See a dynamic integration of old, modern and contemporary works and experience innovative programming that weaves their stories together.
INUA has two meanings:
• Spirit or life force in many dialects across the Arctic
• Acronym for Inuit Nunangat Ungammuaktut Atautikkut or ‘Inuit Moving Forward Together,’ reflecting the curators vision for Qaumajuq as a site where Inuit from throughout Inuit Nunangat can, together, collectively gather, share, be inspired by previous generations, and create new pathways forward in Inuit art.
INUA brings together work created by over 90 Inuit artists from across the northern Canada, as well as some living in the urban South. The exhibition also features a selection of works by circumpolar Indigenous colleagues and, in some cases, collaborators from areas such as Alaska and Greenland. INUA also celebrates the past work of Inuit artists, who have always embraced the future, drawn from existing collections.
Curated by an all-Inuit team representing the four regions of Inuit Nunangat, the homeland of Inuit in Canada, and supported by Jocelyn Piirainen (Ikaluktutiak/Cambridge Bay), WAG Assisant Curator of Inuit Art; Nicole Luke (Kangiqtiniq/Rankin Inlet & Igluligaarjuk/Chesterfield Inlet), Exhibition Designer, Masters Program, Department of Architecture at the University of Manitoba; and Mark Bennett, Graphic Designer, and Kayla Bruce, Educational Assistant.
Brian Adams • Allison Akootchook Warden* • Olassie Akulukjuk • Eldred Allen • Siku Allooloo • Donat Anawak • Elizabeth Angrnaqquaq • Michael Angutituak • Marjorie Agluvak Aqiggaaq • Irene Avaalaaqiaq Tiktaalaaq • Fanny Avatituq* • Darcie Bernhardt • Beatrice Deer* • Norman Ekoomiak • Alice Evaglok • Glenn Gear* • Julie Grenier* • Maureen Gruben • Suzannah Igloliorte • Elisapi Uppatitsiaq Inukpuk • Elisapee Ishulutaq • Mattiusi Iyaituk • Bronson Jacque* • Eugenie Tautoonie Kabluitok • Veronica Kadjuak Manilak • Martha Kakee • Octave Tigumiak Kappi • Rhoda Akpaliapik Karetak • Jessie Kenalogak • Olajuk Kigutikakjuk • Jessie Kleemann • Eva Kootook • Pie Kukshout • Kunoo • Zacharias Kunuk* • Mary Mariq Kuutsiq • Maata (Martha) Kyak* • Megan Kyak-Montieth • Victoria Mamnguqsualuk Kayuryuk • Annie Manning • Michael Massie • Lindsay McIntyre* • Drew Michael • Qaunaq Mikkigak • Jenny Irene Miller • Shirley Moorhouse* • Bill Nasogaluak* • Ella Nasogaluak-Brown • Niap • Lucy Nimiqtaqtuq • Martha Noah • William Noah • Gukki Nuka • Tommy Nuvaqirq • Jessie Oonark • David Ruben Piqtoukun • Mary Pitseolak • Napachie Pootoogook • Aoudla Pudlat • Pudlo Pudlat • Ruth Qaulluaryuk • Eli Sallualu Qinuajua • Lisipi Saittoq • Yvo Samgushak • Victor Sammurtok • Maya Sialuk Jacobsen* • Mikki Siusangnark • Noah Taottotsiark Siusangnark • Gabriel Isaac Suarak • Jimmy Taipanak • Joe Talirunili • Ningiukulu Teevee • Eli Tikeayak • Papiara Tukiki • Eva Itikituq Tulurialik • Cecilia Arnadjuk Tungilik • Jesse Tungilik • Oviloo Tunnillie • Lucien Tutuk Kabluitok • Marion Tuu’luq • Philip Ugjuk • Couzyn van Heuvelen* • Mary Yuusipik Singaqti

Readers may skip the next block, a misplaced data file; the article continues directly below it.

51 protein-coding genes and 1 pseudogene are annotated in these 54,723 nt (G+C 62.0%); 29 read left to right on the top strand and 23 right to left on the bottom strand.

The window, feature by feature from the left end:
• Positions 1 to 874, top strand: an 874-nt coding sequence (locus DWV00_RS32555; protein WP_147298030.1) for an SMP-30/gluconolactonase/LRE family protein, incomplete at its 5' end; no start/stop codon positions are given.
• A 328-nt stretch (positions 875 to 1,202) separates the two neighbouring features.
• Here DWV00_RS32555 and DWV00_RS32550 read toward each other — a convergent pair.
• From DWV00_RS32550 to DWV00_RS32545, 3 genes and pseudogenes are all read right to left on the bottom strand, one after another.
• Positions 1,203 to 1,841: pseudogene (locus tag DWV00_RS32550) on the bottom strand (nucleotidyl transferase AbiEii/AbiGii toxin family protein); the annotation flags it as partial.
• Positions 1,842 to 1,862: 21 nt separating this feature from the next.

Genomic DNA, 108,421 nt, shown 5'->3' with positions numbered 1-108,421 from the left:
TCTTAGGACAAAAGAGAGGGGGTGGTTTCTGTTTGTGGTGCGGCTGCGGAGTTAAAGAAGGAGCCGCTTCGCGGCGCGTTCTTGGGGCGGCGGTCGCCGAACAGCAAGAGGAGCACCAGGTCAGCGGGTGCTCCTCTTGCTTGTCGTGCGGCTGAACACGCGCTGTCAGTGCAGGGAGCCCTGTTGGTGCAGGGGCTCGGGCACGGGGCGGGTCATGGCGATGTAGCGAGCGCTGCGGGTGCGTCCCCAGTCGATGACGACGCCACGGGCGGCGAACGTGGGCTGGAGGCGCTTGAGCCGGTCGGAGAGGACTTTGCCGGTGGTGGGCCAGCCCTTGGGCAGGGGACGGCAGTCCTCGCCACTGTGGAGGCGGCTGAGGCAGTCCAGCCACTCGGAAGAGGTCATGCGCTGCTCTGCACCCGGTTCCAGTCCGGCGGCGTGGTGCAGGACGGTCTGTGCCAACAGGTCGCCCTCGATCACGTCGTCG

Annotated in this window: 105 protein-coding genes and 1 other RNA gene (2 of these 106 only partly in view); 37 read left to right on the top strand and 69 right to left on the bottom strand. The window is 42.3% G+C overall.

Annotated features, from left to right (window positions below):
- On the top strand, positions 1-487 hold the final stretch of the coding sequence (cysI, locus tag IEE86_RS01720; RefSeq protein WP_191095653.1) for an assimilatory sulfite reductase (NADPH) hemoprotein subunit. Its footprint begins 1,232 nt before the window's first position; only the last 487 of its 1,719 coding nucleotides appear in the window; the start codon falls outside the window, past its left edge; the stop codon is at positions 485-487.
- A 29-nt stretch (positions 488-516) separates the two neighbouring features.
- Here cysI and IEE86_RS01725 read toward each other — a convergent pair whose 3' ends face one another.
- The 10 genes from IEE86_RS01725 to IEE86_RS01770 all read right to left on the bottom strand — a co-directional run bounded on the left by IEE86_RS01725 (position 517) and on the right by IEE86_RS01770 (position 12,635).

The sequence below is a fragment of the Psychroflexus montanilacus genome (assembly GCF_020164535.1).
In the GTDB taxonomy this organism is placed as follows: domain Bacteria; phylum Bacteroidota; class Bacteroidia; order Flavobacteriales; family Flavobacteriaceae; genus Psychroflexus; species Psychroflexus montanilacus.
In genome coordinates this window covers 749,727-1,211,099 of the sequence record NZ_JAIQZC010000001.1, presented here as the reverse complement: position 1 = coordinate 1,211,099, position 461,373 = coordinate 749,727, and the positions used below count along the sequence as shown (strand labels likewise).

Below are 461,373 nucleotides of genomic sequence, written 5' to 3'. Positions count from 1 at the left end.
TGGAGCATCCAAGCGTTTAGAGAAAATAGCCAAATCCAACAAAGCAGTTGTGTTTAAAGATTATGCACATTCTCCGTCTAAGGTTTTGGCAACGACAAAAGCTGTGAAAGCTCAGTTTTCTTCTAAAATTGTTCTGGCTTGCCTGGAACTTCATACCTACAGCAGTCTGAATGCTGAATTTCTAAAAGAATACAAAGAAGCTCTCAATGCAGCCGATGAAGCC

Building on a long history of collecting and exhibiting Inuit art of all media at the WAG, Qaumajuq celebrates the largest public collection of contemporary Inuit art in the world. Qaumajuq’s inaugural show INUA is an important step in engaging in a meaningful and fulsome way with Inuit—artists, cultural workers, and people in general.
In the News
- CBC Manitoba: Qaumajuq’s 1st exhibit includes art with ‘priceless’ family connections for all-Inuit curatorial team, March 25, 2021
- Inuit Art Quarterly: INUA Opens to the Public, March 24, 2021
- Winnipeg Free Press: INUA: Qaumajuq’s Inaugural Exhibition, March 24, 2021
- Canadian Art: Queer Inuit Art, March 18, 2021
- Inuit Art Quarterly: INUA Curators Share 4 Favourite Artworks from the Exhibition, September 15, 2020